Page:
The Story Behind Roy Clark’s Grammy-Winning Hit: Alabama Jubilee
Are you a fan of classic country music? If so, you’ve probably heard of Roy Clark’s «Alabama Jubilee.» This song is a classic in the country music genre and has been enjoyed by fans for decades. In this article, we’ll take a closer look at the song, including its history, meaning, and the artist behind it.
«Alabama Jubilee» is a song written by George L. Cobb with lyrics by Jack Yellen. The first known recording was by comedians Collins & Harlan in 1915. The song is considered an American standard and is a popular marching band song. Roy Clark, released a version of the song on his album «The Roy Clark Guitar Spectacular» in 1965. A 1983 instrumental version by Roy Clark won the Grammy Award for Best Country Instrumental Performance.
«Alabama Jubilee» is an upbeat song that celebrates life and good times. The lyrics describe a party in Alabama where people are dancing and having a good time. The song is a celebration of the joy and happiness that can be found in life, even in difficult times.
Roy Clark was an American singer and musician who was known for his skills on the guitar and banjo. He was a regular on the television show «Hee Haw» and was inducted into the Country Music Hall of Fame in 2009. Clark had many hits throughout his career, including «Yesterday, When I Was Young» and «Thank God and Greyhound.»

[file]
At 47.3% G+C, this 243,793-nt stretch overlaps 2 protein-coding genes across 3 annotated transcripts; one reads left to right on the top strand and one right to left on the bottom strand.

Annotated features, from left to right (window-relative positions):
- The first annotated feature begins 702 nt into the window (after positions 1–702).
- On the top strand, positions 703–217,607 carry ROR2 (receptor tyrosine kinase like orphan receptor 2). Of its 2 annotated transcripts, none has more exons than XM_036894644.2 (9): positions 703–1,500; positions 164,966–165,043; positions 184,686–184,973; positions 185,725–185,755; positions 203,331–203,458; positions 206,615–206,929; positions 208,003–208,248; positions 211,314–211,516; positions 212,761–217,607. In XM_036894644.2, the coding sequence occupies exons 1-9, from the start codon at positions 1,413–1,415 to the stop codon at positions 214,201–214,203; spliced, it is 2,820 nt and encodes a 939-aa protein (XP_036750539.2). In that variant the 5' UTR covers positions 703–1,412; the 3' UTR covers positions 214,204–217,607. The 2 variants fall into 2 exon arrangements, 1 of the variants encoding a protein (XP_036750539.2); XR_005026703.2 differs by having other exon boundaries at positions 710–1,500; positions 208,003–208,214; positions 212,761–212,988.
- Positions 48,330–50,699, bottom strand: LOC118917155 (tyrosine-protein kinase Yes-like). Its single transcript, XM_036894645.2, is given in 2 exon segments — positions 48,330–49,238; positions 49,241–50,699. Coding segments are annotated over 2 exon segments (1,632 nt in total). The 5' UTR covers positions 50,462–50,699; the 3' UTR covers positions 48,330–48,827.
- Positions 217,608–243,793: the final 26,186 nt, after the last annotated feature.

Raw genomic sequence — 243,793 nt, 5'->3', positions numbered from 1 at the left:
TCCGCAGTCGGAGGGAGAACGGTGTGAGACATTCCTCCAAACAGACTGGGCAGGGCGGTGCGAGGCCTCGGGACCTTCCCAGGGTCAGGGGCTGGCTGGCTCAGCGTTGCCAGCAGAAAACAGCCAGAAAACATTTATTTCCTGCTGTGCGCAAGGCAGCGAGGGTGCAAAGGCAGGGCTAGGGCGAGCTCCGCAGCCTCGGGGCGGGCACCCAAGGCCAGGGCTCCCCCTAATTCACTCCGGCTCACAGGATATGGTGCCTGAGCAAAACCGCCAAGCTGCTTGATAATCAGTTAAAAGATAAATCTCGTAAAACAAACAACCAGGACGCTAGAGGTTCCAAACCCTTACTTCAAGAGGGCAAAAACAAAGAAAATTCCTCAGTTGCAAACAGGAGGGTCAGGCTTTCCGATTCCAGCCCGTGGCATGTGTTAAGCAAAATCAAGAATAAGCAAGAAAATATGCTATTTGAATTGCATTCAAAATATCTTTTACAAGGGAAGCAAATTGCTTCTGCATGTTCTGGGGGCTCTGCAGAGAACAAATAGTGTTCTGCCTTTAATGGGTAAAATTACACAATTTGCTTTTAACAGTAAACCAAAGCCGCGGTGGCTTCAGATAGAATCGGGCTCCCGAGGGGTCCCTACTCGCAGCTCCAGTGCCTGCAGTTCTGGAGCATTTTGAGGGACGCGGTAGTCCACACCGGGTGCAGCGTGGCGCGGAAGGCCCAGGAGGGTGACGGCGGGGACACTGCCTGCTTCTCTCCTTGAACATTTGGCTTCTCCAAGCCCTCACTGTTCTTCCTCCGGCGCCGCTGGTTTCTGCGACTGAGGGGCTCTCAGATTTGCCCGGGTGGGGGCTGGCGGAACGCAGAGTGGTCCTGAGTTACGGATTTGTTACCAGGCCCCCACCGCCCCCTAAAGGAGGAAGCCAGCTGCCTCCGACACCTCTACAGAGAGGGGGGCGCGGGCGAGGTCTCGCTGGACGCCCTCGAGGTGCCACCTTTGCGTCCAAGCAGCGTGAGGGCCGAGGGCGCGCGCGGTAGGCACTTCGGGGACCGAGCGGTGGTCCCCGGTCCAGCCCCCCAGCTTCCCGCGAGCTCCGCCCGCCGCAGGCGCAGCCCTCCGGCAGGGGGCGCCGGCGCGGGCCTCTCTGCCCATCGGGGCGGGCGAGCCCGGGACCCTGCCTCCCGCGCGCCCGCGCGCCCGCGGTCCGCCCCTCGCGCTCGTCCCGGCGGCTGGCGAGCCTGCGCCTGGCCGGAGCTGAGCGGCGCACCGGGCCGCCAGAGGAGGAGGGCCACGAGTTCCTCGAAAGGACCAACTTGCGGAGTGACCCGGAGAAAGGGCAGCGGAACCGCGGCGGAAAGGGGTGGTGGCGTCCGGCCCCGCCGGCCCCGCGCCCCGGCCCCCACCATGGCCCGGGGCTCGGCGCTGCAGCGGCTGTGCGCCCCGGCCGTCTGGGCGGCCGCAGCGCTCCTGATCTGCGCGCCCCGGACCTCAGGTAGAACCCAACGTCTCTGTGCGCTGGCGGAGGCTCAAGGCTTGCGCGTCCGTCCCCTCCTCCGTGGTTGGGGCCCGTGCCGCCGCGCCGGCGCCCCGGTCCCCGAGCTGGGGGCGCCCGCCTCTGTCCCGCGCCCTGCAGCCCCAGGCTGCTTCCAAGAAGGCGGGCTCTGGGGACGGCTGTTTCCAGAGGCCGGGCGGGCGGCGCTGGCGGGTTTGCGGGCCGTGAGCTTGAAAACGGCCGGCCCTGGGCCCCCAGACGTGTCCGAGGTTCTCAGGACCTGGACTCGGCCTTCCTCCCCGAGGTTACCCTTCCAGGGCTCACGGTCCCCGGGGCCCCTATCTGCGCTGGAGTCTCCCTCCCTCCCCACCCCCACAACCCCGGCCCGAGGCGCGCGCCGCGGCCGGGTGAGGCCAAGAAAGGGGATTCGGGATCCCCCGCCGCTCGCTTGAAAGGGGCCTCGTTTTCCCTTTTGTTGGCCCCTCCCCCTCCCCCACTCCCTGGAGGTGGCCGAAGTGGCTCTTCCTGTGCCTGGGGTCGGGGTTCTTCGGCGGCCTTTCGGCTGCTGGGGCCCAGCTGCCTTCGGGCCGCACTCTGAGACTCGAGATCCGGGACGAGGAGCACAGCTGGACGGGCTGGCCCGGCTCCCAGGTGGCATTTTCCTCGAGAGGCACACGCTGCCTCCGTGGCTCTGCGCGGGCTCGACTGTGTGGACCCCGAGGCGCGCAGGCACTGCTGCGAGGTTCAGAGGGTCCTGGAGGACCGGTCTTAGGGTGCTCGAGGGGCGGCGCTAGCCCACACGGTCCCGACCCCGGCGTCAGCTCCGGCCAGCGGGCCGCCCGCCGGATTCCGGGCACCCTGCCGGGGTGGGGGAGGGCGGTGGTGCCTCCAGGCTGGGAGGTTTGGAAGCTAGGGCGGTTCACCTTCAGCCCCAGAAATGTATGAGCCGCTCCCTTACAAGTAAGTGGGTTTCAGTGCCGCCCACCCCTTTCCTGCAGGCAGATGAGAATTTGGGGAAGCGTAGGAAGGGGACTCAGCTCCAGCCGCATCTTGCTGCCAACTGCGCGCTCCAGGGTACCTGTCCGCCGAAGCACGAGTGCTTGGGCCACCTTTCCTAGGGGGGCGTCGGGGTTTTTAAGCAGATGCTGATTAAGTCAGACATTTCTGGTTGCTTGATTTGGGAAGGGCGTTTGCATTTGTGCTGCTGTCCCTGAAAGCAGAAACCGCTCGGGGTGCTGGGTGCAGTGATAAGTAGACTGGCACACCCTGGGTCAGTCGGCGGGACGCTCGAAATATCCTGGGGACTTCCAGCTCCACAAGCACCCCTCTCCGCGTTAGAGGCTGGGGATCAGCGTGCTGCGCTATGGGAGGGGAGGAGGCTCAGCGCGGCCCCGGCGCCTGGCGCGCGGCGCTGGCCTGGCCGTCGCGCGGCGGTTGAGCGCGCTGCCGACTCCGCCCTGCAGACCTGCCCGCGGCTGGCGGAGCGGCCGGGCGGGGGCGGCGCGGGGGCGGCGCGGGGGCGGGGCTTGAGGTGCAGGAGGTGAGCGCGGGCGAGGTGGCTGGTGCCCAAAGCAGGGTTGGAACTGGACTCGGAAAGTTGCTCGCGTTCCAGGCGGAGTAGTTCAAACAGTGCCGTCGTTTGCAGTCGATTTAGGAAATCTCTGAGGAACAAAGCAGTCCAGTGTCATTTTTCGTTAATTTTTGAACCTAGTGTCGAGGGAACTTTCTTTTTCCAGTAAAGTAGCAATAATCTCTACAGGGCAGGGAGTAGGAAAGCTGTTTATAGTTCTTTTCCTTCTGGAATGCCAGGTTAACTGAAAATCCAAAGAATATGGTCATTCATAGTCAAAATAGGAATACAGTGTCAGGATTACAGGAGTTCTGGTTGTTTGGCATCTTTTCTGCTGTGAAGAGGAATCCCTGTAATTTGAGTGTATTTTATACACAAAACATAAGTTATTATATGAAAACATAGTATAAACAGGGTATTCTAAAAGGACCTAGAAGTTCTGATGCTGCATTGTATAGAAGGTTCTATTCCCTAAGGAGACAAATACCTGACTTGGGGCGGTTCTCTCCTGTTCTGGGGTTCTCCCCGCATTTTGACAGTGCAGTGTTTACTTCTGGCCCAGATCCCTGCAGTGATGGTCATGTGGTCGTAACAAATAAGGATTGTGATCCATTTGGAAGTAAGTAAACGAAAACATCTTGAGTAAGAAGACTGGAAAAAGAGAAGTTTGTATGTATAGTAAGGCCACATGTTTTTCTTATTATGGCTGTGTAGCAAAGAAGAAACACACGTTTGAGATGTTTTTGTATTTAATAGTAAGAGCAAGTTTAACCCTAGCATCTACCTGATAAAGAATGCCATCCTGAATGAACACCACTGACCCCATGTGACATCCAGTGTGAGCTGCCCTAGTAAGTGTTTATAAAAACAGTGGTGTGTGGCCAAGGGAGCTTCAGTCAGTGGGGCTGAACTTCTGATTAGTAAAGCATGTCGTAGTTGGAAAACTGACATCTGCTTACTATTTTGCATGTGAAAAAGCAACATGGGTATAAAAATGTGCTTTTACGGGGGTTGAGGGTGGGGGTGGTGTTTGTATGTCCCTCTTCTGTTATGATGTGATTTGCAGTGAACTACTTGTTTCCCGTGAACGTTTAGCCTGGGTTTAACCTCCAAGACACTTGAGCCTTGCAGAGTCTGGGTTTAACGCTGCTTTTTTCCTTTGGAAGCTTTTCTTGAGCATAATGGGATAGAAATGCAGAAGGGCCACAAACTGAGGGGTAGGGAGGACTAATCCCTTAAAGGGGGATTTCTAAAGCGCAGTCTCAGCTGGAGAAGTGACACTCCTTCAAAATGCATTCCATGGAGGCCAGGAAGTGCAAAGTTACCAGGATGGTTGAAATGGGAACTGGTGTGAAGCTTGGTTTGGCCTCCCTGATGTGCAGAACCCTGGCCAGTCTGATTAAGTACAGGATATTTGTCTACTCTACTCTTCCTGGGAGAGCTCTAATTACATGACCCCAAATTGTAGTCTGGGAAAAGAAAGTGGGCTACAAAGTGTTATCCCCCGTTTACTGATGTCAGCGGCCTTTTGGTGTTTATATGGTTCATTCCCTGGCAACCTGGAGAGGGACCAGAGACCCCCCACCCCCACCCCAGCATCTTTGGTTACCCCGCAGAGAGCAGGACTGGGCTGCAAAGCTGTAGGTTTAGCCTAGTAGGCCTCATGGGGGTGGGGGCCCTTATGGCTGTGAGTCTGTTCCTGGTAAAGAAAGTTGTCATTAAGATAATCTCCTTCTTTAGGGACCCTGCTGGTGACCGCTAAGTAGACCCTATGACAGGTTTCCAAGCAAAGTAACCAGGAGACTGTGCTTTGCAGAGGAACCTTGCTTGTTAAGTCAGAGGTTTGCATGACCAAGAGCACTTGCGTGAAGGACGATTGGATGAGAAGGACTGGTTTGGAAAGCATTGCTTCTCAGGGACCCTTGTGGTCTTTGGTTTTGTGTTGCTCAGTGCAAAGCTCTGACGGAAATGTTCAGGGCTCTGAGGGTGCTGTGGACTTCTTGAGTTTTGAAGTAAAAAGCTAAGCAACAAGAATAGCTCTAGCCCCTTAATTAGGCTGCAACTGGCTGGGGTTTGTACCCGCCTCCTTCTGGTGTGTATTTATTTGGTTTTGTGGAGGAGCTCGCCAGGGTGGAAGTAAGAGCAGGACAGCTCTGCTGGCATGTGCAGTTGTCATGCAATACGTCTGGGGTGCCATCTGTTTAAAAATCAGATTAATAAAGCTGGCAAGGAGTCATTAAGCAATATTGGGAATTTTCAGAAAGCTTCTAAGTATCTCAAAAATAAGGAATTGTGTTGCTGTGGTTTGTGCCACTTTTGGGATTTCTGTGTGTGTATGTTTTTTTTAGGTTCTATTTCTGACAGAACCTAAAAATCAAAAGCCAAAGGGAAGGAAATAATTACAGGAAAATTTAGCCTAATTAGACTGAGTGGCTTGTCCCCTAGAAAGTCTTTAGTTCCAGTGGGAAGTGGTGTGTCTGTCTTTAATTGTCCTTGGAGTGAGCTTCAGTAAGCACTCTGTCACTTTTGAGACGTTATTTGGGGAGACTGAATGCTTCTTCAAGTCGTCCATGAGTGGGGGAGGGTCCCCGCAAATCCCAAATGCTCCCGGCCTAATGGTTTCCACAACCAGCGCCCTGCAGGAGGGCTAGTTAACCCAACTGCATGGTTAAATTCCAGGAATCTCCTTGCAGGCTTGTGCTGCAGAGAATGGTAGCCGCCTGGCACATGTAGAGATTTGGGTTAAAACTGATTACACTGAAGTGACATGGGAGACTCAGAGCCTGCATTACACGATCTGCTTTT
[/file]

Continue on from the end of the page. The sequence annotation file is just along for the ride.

Roy Clark – Alabama Jubilee Lyrics
You ought to see deacon Jones
When he rattles the bones,
Old parson Brown foolin’ ‘roun like a clown,
Aunt Jemima who is past eighty three,
Shoutin’ «I’m full o’ pep!
Watch yo’ step!, watch yo’ step!
One legged Joe danced aroun’ on his toe,
Threw away his crutch and hollered, «let ‘er go!»
Oh, honey, hail! hail! the gang’s all here
For an Alabama jubilee
Hear the darkies tunin’ up, the fun begins,
Come this way, don’t delay,
Better hurry, honey dear, or you’ll be missin’
Music sweet, rag-time treat,
Goes right to your head and trickles to your feet,
It’s a reminder, a memory finder
Of nights down in old Alabam’.
Hear that flute, it’s a beaut,
And the tunes it’s tootin’, tootsie, ain’t they cute?
Let’s begin, it’s a sin,
To be missin’ all this syncopated music!
Oh, you Jane, once again
Give your legs some exercise to that refrain,
Boy, that’s what makes me so dreamy and takes me
Back home to my old Alabam’.